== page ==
When the sun’s lower then the light often gets much hazier. I’m looking either through or into the light in this next set of pictures.

The next pair of pictures were both taken using a zoom lens (the M.Zuiko 40-150) with full sunlight bathing the focus of the scene.

Lastly I’ve a couple of pictures that I took looking upwards with the body-cap fish-eye lens. That means the sun gets into your picture unless you hide it behind something!

I’d love to get some feedback so let me know what you think!

To the Sneeuberg and Eastern Cape Karoo: studies in brown and blue.

We are having a long drought in the Eastern Cape – it’s only early Spring and already hot after a very dry winter. On the drive up from Grahamstown to Mt Zebra National Park and the Sneeuberg there’s hardly any green vegetation to be seen. The landscape is dominated by browns and blues showing off the textures, the grain of the land, the rocks and thorny bush.

Karoo Skyline from Mt Zebra, Cradock, Karoo

Karoo Skyline from Mt Zebra National Park

On the way north to Cradock there’s a great big Karoo sky above you and the folds and wrinkles of the landscape stretch far into the distance. You get lovely skylines like this one – taken from Mt Zebra’s Black Eagle Hike towards sunset – and you might be lucky enough to be able to sit behind some boulders and quietly watch a baboon troop pass by.

Baboon troop, Mt Zebra National Park

Baboon troop in the golden light of sunset at Mt Zebra National Park

If you take the Kranskop loop in the Park then you leave the throne bush (and monkeys) behind and climb steeply up to get more great views.

Ververt Monkey in the thorn bush, Mt Zebra National Park

Ververt Monkey in the thorn bush, Mt Zebra National Park

Off to the west of the Park the Sneeuberg range stretches away towards Graaff-Reinet and Middelburg.

Sneeuberg Landscape from Mt Zebra, Cradock, Karoo

Sneeuberg Landscape from Mt Zebra National Park

This is the countryside that you will drive through if you go west towards Nieu-Bethesda. My final picture is taken from the lookout where the gravel road crests and you get a view down to Ganora Farm. Nieu-Bethesda lies just beyond the middle range of hills.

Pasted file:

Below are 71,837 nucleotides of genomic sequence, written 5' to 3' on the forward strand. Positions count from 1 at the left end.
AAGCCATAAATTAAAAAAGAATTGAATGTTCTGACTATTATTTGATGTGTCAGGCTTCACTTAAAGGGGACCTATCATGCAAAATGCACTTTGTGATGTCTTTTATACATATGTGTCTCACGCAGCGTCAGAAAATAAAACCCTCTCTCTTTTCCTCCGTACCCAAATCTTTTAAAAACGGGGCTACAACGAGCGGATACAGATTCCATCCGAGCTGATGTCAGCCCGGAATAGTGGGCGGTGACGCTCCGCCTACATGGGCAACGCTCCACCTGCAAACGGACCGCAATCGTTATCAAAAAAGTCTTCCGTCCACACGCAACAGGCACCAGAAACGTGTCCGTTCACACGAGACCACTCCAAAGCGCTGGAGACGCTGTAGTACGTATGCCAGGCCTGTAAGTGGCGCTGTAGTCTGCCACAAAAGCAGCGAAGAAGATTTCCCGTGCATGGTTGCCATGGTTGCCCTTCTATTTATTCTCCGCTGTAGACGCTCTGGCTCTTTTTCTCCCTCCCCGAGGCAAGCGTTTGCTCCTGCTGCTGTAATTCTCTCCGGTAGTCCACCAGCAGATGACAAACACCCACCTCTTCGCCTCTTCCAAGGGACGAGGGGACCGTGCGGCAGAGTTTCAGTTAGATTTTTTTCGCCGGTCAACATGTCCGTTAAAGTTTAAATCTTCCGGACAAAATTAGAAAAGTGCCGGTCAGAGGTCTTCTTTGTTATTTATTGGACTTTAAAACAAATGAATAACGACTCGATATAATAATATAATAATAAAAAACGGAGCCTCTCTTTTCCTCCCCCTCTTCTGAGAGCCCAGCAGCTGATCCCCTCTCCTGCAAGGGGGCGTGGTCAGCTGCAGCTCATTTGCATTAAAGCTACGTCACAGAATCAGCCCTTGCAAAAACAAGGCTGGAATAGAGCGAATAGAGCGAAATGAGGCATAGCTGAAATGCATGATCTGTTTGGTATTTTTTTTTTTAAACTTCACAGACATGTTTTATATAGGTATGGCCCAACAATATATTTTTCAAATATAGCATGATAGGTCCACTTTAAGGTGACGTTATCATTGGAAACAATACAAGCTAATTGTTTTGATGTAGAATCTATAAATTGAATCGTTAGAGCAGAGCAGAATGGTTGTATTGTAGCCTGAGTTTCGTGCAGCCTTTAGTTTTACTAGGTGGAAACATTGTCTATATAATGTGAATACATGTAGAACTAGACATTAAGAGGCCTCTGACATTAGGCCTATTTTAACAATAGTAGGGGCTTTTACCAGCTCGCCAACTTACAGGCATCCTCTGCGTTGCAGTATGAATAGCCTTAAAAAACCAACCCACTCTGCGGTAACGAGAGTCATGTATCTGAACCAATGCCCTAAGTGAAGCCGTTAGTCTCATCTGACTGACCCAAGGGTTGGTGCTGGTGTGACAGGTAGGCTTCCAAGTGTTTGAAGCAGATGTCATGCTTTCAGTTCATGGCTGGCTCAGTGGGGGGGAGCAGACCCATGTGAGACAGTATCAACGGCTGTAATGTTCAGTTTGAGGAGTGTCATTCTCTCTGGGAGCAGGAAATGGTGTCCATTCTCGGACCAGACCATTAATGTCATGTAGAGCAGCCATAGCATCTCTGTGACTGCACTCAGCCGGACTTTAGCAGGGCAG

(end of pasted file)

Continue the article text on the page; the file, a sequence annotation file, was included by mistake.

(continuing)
Sneeuberg Landscape at Ganora, Nieu-Bethesda, Karoo

Sneeuberg Landscape at Ganora, Nieu-Bethesda

 

Karoo Light: Sunsets, Storms and Night Skies

Two or three times a year we make the journey west from Grahamstown and into the Karoo – often staying somewhere around Compassberg which at 2504 metres is the highest peak in the Sneeuberg and Karoo. Kate has been working in the area for many years and I’ve gone along too. Sometimes that’s involved some academic work but more often I take my camera out and about. For me as a photographer the Karoo is really grainy: there’s gravel roads, flatlands, thorn scrub on rock outcrops, flat sedimentary ledges in front of rugged mountains, dolerite columns and twisting sandy rivers. All of this under a huge sky with dramatic light – especially when there’s rain (and snow) about.

This slideshow features some of my favourite themes, sunsets, storms and night skies.

There’s a picture of an iconic Karoo wind pump under a stormy sky. The Obelisk below the Milky Way is at Ganora Guest Farm (it marks the sharp turnoff to their self catering cottage). The Karoo Sunset was actually taken from Hogsback, which isn’t in the Karoo, but I was looking due west at the sun setting beyond range after range of Karoo hills. The two Passing Storm pictures were taken approaching (and from within) the Karoo National Park one dramatic afternoon. The last two pictures are of sunsets at Compassberg and the Sneeuberg north of Nieu Bethesda.

I’ve put The Karoo Windpump and The Road to Compassberg in my online store where you can also find plenty of other landscape pictures and my latest exhibition – Metamorphosis.